(O.S. 6 in. xxix. N.E.)
(1). Parish Church of St. Giles, stands on
high ground, about 700 yards N.E. of the village
and is built of rubble and rough ashlar, almost
entirely covered with cement. The roofs are
covered with lead, except that of the chancel,
which is tiled. The Chancel and Nave were built
in the 12th century, but the only remaining details
of that date are some carved stones which have
been re-set in the S. porch and elsewhere. The
chancel arch was widened c. 1340 and the windows
of the chancel and nave, except the E. window,
were inserted in the 15th century. The North Aisle
and West Tower were added towards the end of
the 15th century. The church was completely
restored in the 19th century, when the South Porch
and the E. wall of the chancel were re-built and
the North Vestry was added.
The 17th-century pulpit and communion-table
are noteworthy (see Plates, pp. 48, 50).
Architectural Description—The Chancel (19½ ft.
by 16 ft.) has a modern E. window. In the
N. wall is a modern doorway opening into the
vestry; further W. is a 15th-century window of
two cinque-foiled pointed lights under a square
head with a moulded external label and a four-centred rear arch. In the S. wall are two windows; the eastern is of late 15th or early
16th-century date, and of two trefoiled pointed
lights, under a square head, with a segmental
pointed rear arch; the western window is of the
15th century and of three trefoiled pointed lights
under a square head with a four-centred rear arch
and a moulded external label, which has a returnstop on the E. side and a head-stop on the W. side:
between the windows is a doorway, probably of
the 16th century, of one chamfered order, with a
flat three-centred head. The four-centred chancel
arch is of c. 1340 and of two continuously moulded
orders on the E. side and three on the W. side;
the innermost order has moulded ogee-stops and
the other orders have broach-stops. The Nave
(39 ft. by 19½ ft.) has a late 15th-century N.
arcade of three bays with octagonal pillars and
semi-octagonal responds, all having moulded capitals and bases; the arches are two-centred and
of two chamfered orders. In the S. wall are four
windows; the easternmost is of late 15th-century
date and of two trefoiled four-centred lights
under a square head with a segmental pointed
rear arch; the other windows are also of the 15th
century, and are each of two trefoiled pointed
lights under a square head; the 15th-century S.
doorway, under the third window, is of two chamfered orders with a four-centred head; the staircase
to the former rood-loft is shown externally by a
square projection at the E. end of the S. wall, but
the doorway is hidden by the organ. The North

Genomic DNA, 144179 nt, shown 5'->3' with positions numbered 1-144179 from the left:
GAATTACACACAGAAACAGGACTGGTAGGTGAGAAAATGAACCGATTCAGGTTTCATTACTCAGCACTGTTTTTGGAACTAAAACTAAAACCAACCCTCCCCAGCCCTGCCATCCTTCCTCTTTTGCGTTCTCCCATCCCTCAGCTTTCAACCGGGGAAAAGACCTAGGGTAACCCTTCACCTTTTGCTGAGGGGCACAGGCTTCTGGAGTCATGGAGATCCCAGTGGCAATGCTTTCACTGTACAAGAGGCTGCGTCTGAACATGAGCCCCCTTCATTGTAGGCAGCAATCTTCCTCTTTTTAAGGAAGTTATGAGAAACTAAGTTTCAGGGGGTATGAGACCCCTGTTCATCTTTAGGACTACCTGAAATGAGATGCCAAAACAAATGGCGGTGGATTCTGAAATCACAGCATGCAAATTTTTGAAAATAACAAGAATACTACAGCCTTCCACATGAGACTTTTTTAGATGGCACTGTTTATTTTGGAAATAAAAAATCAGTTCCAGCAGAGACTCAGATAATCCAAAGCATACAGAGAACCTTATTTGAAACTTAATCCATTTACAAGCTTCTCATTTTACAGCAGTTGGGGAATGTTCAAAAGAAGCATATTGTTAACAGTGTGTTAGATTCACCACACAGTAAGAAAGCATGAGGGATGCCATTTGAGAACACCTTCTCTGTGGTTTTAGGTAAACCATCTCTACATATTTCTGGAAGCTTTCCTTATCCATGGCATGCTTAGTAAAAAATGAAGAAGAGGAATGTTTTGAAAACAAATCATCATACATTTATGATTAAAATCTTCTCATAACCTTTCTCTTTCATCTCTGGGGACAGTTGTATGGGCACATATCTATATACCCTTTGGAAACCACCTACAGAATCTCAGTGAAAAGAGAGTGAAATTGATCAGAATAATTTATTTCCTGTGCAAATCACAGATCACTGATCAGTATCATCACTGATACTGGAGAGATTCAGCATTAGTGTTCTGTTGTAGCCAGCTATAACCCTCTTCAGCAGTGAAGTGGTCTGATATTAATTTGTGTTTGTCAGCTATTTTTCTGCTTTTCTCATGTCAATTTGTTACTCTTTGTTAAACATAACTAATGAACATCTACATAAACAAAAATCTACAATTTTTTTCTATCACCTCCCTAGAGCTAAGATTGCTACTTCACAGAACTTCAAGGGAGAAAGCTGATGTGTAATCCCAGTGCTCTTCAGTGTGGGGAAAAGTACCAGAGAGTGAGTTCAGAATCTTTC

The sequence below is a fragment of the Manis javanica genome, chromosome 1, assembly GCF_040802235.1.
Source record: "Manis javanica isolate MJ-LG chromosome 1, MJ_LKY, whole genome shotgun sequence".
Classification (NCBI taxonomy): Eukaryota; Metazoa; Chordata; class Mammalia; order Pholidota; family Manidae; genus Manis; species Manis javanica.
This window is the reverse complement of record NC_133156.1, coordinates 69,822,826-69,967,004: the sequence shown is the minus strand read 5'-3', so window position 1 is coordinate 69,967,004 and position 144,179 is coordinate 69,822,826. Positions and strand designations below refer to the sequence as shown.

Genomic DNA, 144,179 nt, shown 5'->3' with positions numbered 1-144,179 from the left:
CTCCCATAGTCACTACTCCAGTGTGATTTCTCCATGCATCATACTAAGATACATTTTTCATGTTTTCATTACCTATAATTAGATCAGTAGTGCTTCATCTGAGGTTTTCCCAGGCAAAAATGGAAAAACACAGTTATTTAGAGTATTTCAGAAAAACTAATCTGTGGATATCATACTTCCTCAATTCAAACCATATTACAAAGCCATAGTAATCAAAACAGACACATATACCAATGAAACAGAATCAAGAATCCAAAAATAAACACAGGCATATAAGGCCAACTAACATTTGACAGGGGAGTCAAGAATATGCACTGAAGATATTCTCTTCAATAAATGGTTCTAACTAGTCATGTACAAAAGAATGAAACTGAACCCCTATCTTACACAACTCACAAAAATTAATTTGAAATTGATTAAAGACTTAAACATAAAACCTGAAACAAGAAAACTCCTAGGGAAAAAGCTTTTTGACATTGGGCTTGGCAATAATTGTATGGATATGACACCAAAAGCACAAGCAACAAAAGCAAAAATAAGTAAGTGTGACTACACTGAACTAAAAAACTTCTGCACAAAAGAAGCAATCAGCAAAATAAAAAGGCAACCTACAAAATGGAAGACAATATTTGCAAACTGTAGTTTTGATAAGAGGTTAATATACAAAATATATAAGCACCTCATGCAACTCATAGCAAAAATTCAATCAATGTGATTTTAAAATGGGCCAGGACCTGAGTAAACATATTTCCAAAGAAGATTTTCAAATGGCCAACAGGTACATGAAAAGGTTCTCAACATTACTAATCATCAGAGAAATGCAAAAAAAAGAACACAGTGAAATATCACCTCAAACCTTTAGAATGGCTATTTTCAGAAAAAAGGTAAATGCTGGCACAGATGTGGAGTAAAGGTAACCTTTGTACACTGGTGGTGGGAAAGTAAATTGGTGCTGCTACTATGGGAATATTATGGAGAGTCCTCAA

Aisle (10 ft. wide) has a late 15th-century E.
window of three cinque-foiled four-centred lights
under a square head with a moulded label. In the
N. wall are three windows of late 15th-century
date; the eastern and western are each of three
trefoiled pointed lights in a square head; the
middle window is similar to the others, but of two
lights: between it and the western window is the
N. doorway of late 15th-century date, now blocked
and only visible externally; it is of two chamfered
orders, with a four-centred head; the jambs
have moulded plinths. The N.E. buttress of
the tower projects into the S.W. angle of the
aisle. The West Tower (14 ft. by 10 ft.) is of three
receding stages with a cemented parapet; at the
W. angles are diagonal buttresses, and at the S.E.
angle is a projecting, semi-octagonal stair-turret,
rising to the floor-level of the ringing-chamber.
The detail is all of late 15th-century date. The
tower arch is four-centred, of three chamfered
orders on the W. side and two on the E. side;
the inner order has moulded capitals, the other
orders are continuous and have chamfered stops
as bases; on the E. side is a moulded label: the
doorway opening into the stair-turret has a four-centred head. The W. window is of three cinque-foiled lights under a four-centred head, with a
moulded external label and a rear arch of two
chamfered orders. The second stage has a single
light in the W. wall, and the bell-chamber has a
window of two cinque-foiled lights in each wall.
The stair-turret has two small lights, the lower
a trefoil and the upper a quatrefoil.
Fittings—Bells: six; 2nd, by James Keene,
1638; 3rd, by John Dier, late 16th-century;
4th, by James Keene, 1634; 5th, inscribed
'ancta maria ora pro nobis', stamped with a
small shield, reversed, containing a rebus—a
W. on a tun—and letters, also reversed, possibly
meant for 'Prior', probably by John Saunders,
1539–1559; 6th, by Richard Chandler, 1638.
Chest: In vestry—of panelled oak, probably early
17th-century. Communion Table: with top rails
moulded and carved with arabesque ornament
and human faces, foot rails carved and moulded,
four large turned legs, reeded and carved, early
17th-century. Doors: In tower—opening from
ground stage to stair-turret, of oak battens; opening from stair-turret to ringing-chamber, consisting
of a single heavy oak plank; both probably 15th-century. Font: octagonal bowl chamfered at
the bottom, octagonal stem with ogee stops and
square foot, chamfered base, 15th-century. Glass:
In vestry—in E. window, eight small fragments
white and gold, flowers, one quarry with a skull